When my daughter was about 4, I quit drinking again, and didn’t drink again for about 20 years.

Throughout my daughter’s childhood, the break-up of my marriage, my attendance at various support groups, and several different therapists, no matter what I did or didn’t do, I gained weight.  Of all the changes I went through, I didn’t seem to be able to change that.  When I was suddenly single again, I did start to lose weight, because I cut sugar out of my diet completely, and became a vegetarian for a number of years. I think I was actually less stressed as a single person, also; a bad marriage is a very stressful thing to endure.  I got down to about 20 pounds over my ideal weight again, and then met and moved in  with another food enthusiast.

We had a pretty good time together, and got a lot of exercise at first, but he was a sugar junkie and there were ice cream and cookies and candy and treats everywhere I looked again.  I ate everything. We even started eating hormone-and-fat-laden meat again.

I had to go back to work, and got a few sitting-down office-type jobs, which was, of course, the ideal situation for continued weight gain.  When we ended up having to move again, I had to find a job closer to where I live now, and couldn’t find much of anything, so I ended up working at a donation center for a non-profit organization.  It was very physical work, and I grew very strong, but I wasn’t any thinner.  I was stressed and miserable, and my relationship fell apart, and though I was very healthy, I was also approaching 300 pounds.  I managed to get myself down from around 270 lbs. to 250 lbs. by pure starvation, but began to think that weight gain was inevitable, and weight loss was impossible for me.  I gave up.  I ate, I exercised at work, but not in any sustained or meaningful way, got strong and fat, and then found another sitting-down office-type job.

And there I sat, being fat and resigned.  I had no hope for weight loss, and started looking around for fat clothes that I could stand to wear.  I always liked being a sexy dresser, and for a long time, there wasn’t anything I could find to wear that wasn’t humiliating and depressing.  Later, I discovered that if you spend a lot more money on clothes, there are places that cater to sexy fat ladies.  But it wasn’t ever enough to make me happy or make me like myself.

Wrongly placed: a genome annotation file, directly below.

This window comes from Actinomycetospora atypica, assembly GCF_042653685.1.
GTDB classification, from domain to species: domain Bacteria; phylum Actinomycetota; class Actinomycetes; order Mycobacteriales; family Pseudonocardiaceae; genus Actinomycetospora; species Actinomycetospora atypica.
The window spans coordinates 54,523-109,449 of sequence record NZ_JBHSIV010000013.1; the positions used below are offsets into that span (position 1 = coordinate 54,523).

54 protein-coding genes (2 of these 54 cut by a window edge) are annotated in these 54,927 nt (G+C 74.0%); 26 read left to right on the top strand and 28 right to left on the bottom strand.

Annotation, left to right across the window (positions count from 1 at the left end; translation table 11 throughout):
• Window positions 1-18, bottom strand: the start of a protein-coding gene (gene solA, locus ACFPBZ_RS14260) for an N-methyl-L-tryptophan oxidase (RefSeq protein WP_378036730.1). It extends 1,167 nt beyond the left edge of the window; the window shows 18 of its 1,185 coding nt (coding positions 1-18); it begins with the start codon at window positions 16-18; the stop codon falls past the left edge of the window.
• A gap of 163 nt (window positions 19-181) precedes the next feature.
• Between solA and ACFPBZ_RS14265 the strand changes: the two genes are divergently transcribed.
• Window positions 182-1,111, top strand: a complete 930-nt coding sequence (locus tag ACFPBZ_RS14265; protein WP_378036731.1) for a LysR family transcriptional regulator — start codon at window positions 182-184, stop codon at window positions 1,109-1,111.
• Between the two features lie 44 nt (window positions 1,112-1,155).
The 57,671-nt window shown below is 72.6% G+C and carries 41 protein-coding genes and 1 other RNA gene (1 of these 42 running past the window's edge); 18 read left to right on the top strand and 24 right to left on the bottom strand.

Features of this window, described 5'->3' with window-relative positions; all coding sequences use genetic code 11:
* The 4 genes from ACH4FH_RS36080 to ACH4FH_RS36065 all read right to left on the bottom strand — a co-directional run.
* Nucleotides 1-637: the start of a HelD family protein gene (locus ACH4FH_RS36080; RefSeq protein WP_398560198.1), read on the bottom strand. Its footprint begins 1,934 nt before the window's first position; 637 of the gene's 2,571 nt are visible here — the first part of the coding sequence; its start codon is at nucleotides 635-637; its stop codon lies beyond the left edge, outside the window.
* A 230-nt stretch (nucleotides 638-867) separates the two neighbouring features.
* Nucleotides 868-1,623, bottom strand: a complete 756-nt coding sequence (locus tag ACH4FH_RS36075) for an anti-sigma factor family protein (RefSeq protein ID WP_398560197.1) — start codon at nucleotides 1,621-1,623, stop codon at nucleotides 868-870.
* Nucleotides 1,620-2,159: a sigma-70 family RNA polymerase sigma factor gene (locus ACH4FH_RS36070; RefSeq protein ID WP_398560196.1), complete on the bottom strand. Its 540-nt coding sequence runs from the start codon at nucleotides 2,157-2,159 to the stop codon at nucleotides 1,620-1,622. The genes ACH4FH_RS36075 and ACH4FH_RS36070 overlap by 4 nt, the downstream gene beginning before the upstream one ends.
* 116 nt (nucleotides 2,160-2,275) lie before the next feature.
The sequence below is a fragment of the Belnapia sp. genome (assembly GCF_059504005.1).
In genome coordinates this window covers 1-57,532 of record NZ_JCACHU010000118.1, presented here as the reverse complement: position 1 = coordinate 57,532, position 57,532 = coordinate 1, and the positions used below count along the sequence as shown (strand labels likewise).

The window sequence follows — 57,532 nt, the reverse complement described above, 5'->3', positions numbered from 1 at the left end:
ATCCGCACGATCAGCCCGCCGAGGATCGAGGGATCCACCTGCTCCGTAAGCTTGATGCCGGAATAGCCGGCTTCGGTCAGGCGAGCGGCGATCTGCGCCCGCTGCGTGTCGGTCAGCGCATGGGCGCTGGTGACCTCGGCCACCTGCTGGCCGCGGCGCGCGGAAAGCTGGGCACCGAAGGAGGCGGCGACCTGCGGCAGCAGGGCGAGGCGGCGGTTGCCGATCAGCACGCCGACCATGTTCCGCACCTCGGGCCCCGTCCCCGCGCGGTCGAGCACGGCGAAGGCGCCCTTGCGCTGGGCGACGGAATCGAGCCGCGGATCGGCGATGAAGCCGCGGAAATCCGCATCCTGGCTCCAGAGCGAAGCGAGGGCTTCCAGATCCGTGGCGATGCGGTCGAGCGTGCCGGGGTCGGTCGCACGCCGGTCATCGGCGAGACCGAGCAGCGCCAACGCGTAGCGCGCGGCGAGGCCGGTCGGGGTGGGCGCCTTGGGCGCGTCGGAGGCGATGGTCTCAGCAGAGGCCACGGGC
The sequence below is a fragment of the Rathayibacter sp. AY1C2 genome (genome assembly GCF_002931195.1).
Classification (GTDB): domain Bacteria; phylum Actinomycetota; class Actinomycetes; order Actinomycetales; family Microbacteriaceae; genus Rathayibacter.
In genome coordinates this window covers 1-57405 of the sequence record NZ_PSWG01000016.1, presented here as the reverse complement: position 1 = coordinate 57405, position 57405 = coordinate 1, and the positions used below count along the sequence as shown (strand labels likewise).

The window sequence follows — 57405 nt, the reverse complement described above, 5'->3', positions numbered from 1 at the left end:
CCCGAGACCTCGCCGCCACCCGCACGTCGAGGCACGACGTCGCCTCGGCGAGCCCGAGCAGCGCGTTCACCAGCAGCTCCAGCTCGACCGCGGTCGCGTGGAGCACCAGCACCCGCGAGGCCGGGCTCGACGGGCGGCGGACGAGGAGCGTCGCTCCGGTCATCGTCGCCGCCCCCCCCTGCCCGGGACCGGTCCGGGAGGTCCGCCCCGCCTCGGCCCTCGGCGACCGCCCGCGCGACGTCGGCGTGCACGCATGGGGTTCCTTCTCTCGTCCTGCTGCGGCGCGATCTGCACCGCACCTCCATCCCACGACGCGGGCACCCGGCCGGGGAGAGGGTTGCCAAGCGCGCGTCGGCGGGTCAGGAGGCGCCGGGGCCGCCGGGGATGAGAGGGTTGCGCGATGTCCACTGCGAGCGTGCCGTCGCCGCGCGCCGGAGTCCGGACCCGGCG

Then, one day, one of the office ladies came around, saying that for a huge discount, I could join an on-site weight-loss meeting.  I didn’t want to, and I didn’t believe in it, but the lady said that if they couldn’t get 20 people to sign up, they wouldn’t be able to have it, plus, we’d get paid while we were at the meetings, and the company would pick up most of the cost of the meeting itself.  So, to do her a favor, and to indulge my curiosity, because they didn’t have enough signatures, I joined.

Going to a supportive group for the purpose of healthy weight loss works for me.  There are a couple of different plans on the market that are completely mapped out and are easy to follow.  There is never an unanswered question.  They have scientists that do nothing but figure out how it all works, and who do all the brain work for you.  You can exercise for quicker weight loss, or skip it and just be more careful with the eating.  The biggest benefit for me is the support.  Losing 2/10 of a pound is counted and honored.  Every 5 pounds lost is a celebration.

And I met a thin, attractive woman who started at the same weight I was then, who had lost the weight and kept it off.  She had been fat all her life, and then lost the weight.  I’d never known anybody personally who had done that, so I guess I didn’t really believe in it.  If it hadn’t been for Judy, I would not have known it was possible, and probably would have dropped out.

As it is, by following the most basic guidelines, like drinking lots of water and adding a lot of fiber to my diet, as well as some of the more specific strategies, I lost about 50 pounds at that time.  I started exercising intentionally for the first time in my life, and that helped, too. I was down to just about 200 lbs. Still too heavy, but there’s a big difference between 200 and 250 pounds. I had energy, strength, and the experience of success. I had less trouble finding attractive clothing. I liked how I felt and looked.

Then, I hit a plateau. For months, I couldn’t seem to do anything but gain and lose the same two or three pounds, over and over again. Finally, I gave up on going to the meetings and I quit my exercise class. I met a wonderful man and fell in love, and in the rush of joy and the happiness of being with him, forgot all about healthy eating and proper exercise, and gained all the weight back. On our wedding day, I was the fattest I had ever been in my life.

With my husband’s assistance, I joined another gym, this time one devoted to women only, and began exercising again. I didn’t lose any weight, but I maintained and didn’t gain any more, and, once again, became strong and flexible. I know that I need to limit my calorie intake and become more vigilant about the kinds of foods I eat. That hasn’t happened yet, but I can see it coming in the near future. The struggle continues, and I gain more knowledge every time I fall off the wagon.

So, it appears that weight, at least for me, is not just a matter of “eating less and exercising more.” There are all kinds of other aspects to the problem of weight gain. My fat is hereditary, emotional, connected to a damaged metabolism, and is affected by many other factors. I suspect that I’m not the only one. I think it’s a worthwhile exercise, to go over all the possible factors contributing to one’s health, specifically weight gain, and to use that self-knowledge to make better choices in life.